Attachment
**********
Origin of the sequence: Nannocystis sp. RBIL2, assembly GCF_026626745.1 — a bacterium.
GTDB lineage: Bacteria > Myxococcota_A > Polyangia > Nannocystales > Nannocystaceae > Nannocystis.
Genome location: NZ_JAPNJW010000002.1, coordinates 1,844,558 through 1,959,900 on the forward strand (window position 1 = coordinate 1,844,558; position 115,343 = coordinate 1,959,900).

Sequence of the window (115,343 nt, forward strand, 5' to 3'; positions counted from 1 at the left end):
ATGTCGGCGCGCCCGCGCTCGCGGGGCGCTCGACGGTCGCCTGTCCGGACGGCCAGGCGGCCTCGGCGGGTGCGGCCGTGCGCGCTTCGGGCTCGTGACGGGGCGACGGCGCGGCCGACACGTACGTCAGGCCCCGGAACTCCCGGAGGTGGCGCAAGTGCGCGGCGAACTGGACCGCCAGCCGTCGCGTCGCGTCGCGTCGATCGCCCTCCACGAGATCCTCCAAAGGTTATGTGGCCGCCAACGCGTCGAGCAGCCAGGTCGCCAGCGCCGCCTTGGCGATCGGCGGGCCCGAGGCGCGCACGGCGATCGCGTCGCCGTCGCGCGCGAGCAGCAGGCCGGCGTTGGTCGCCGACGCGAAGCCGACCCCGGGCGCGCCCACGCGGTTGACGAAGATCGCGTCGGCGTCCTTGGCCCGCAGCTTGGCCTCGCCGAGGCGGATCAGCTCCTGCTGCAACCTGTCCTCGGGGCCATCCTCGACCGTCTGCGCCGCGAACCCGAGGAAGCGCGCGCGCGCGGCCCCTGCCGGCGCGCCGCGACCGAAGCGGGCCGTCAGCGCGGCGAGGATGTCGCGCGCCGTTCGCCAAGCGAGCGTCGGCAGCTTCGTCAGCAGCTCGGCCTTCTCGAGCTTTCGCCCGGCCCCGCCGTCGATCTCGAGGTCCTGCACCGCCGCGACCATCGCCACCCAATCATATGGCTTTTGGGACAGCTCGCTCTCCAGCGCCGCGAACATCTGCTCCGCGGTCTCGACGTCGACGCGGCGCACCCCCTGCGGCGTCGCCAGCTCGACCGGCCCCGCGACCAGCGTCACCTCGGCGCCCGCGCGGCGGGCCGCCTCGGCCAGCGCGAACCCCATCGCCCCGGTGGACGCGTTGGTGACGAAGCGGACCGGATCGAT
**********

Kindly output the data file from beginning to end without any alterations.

Origin of the sequence: Nannocystis sp. RBIL2, assembly GCF_026626745.1 — a bacterium.
GTDB lineage: Bacteria > Myxococcota_A > Polyangia > Nannocystales > Nannocystaceae > Nannocystis.
Genome location: NZ_JAPNJW010000002.1, coordinates 1,844,558 through 1,959,900 on the forward strand (window position 1 = coordinate 1,844,558; position 115,343 = coordinate 1,959,900).

Sequence of the window (115,343 nt, forward strand, 5' to 3'; positions counted from 1 at the left end):
ATGTCGGCGCGCCCGCGCTCGCGGGGCGCTCGACGGTCGCCTGTCCGGACGGCCAGGCGGCCTCGGCGGGTGCGGCCGTGCGCGCTTCGGGCTCGTGACGGGGCGACGGCGCGGCCGACACGTACGTCAGGCCCCGGAACTCCCGGAGGTGGCGCAAGTGCGCGGCGAACTGGACCGCCAGCCGTCGCGTCGCGTCGCGTCGATCGCCCTCCACGAGATCCTCCAAAGGTTATGTGGCCGCCAACGCGTCGAGCAGCCAGGTCGCCAGCGCCGCCTTGGCGATCGGCGGGCCCGAGGCGCGCACGGCGATCGCGTCGCCGTCGCGCGCGAGCAGCAGGCCGGCGTTGGTCGCCGACGCGAAGCCGACCCCGGGCGCGCCCACGCGGTTGACGAAGATCGCGTCGGCGTCCTTGGCCCGCAGCTTGGCCTCGCCGAGGCGGATCAGCTCCTGCTGCAACCTGTCCTCGGGGCCATCCTCGACCGTCTGCGCCGCGAACCCGAGGAAGCGCGCGCGCGCGGCCCCTGCCGGCGCGCCGCGACCGAAGCGGGCCGTCAGCGCGGCGAGGATGTCGCGCGCCGTTCGCCAAGCGAGCGTCGGCAGCTTCGTCAGCAGCTCGGCCTTCTCGAGCTTTCGCCCGGCCCCGCCGTCGATCTCGAGGTCCTGCACCGCCGCGACCATCGCCACCCAATCATATGGCTTTTGGGACAGCTCGCTCTCCAGCGCCGCGAACATCTGCTCCGCGGTCTCGACGTCGACGCGGCGCACCCCCTGCGGCGTCGCCAGCTCGACCGGCCCCGCGACCAGCGTCACCTCGGCGCCCGCGCGGCGGGCCGCCTCGGCCAGCGCGAACCCCATCGCCCCGGTGGACGCGTTGGTGACGAAGCGGACCGGATCGAT